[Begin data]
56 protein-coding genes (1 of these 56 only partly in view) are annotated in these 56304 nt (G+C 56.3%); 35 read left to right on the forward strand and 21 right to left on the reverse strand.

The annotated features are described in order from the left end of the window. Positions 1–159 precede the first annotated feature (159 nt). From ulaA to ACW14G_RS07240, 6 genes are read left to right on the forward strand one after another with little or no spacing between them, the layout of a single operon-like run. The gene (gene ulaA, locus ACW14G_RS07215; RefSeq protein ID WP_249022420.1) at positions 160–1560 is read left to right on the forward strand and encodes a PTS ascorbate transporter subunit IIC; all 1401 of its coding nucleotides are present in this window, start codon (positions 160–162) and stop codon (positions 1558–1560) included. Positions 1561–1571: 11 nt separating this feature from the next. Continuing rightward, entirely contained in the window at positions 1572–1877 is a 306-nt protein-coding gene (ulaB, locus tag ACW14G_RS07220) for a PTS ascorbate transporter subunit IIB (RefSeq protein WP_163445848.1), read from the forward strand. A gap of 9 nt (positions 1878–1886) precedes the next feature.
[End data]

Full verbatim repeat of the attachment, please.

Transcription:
56 protein-coding genes (1 of these 56 only partly in view) are annotated in these 56304 nt (G+C 56.3%); 35 read left to right on the forward strand and 21 right to left on the reverse strand.

The annotated features are described in order from the left end of the window. Positions 1–159 precede the first annotated feature (159 nt). From ulaA to ACW14G_RS07240, 6 genes are read left to right on the forward strand one after another with little or no spacing between them, the layout of a single operon-like run. The gene (gene ulaA, locus ACW14G_RS07215; RefSeq protein ID WP_249022420.1) at positions 160–1560 is read left to right on the forward strand and encodes a PTS ascorbate transporter subunit IIC; all 1401 of its coding nucleotides are present in this window, start codon (positions 160–162) and stop codon (positions 1558–1560) included. Positions 1561–1571: 11 nt separating this feature from the next. Continuing rightward, entirely contained in the window at positions 1572–1877 is a 306-nt protein-coding gene (ulaB, locus tag ACW14G_RS07220) for a PTS ascorbate transporter subunit IIB (RefSeq protein WP_163445848.1), read from the forward strand. A gap of 9 nt (positions 1878–1886) precedes the next feature.